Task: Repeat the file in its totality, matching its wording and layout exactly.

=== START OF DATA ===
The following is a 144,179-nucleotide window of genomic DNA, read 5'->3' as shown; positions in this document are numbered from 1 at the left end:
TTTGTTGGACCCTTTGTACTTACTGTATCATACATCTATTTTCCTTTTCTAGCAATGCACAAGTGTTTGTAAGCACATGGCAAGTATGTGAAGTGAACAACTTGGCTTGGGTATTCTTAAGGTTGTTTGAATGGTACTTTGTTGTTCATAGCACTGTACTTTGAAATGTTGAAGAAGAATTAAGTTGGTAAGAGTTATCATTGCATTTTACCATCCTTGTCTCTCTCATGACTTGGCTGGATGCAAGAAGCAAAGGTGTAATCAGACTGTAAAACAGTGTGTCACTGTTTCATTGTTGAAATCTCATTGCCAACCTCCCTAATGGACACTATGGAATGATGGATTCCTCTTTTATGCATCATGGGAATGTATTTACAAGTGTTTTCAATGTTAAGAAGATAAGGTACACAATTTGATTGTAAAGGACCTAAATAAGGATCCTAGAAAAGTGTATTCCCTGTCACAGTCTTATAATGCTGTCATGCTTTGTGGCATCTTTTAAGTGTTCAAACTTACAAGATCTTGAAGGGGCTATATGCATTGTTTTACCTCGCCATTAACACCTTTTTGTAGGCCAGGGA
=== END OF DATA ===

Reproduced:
The following is a 144,179-nucleotide window of genomic DNA, read 5'->3' as shown; positions in this document are numbered from 1 at the left end:
TTTGTTGGACCCTTTGTACTTACTGTATCATACATCTATTTTCCTTTTCTAGCAATGCACAAGTGTTTGTAAGCACATGGCAAGTATGTGAAGTGAACAACTTGGCTTGGGTATTCTTAAGGTTGTTTGAATGGTACTTTGTTGTTCATAGCACTGTACTTTGAAATGTTGAAGAAGAATTAAGTTGGTAAGAGTTATCATTGCATTTTACCATCCTTGTCTCTCTCATGACTTGGCTGGATGCAAGAAGCAAAGGTGTAATCAGACTGTAAAACAGTGTGTCACTGTTTCATTGTTGAAATCTCATTGCCAACCTCCCTAATGGACACTATGGAATGATGGATTCCTCTTTTATGCATCATGGGAATGTATTTACAAGTGTTTTCAATGTTAAGAAGATAAGGTACACAATTTGATTGTAAAGGACCTAAATAAGGATCCTAGAAAAGTGTATTCCCTGTCACAGTCTTATAATGCTGTCATGCTTTGTGGCATCTTTTAAGTGTTCAAACTTACAAGATCTTGAAGGGGCTATATGCATTGTTTTACCTCGCCATTAACACCTTTTTGTAGGCCAGGGA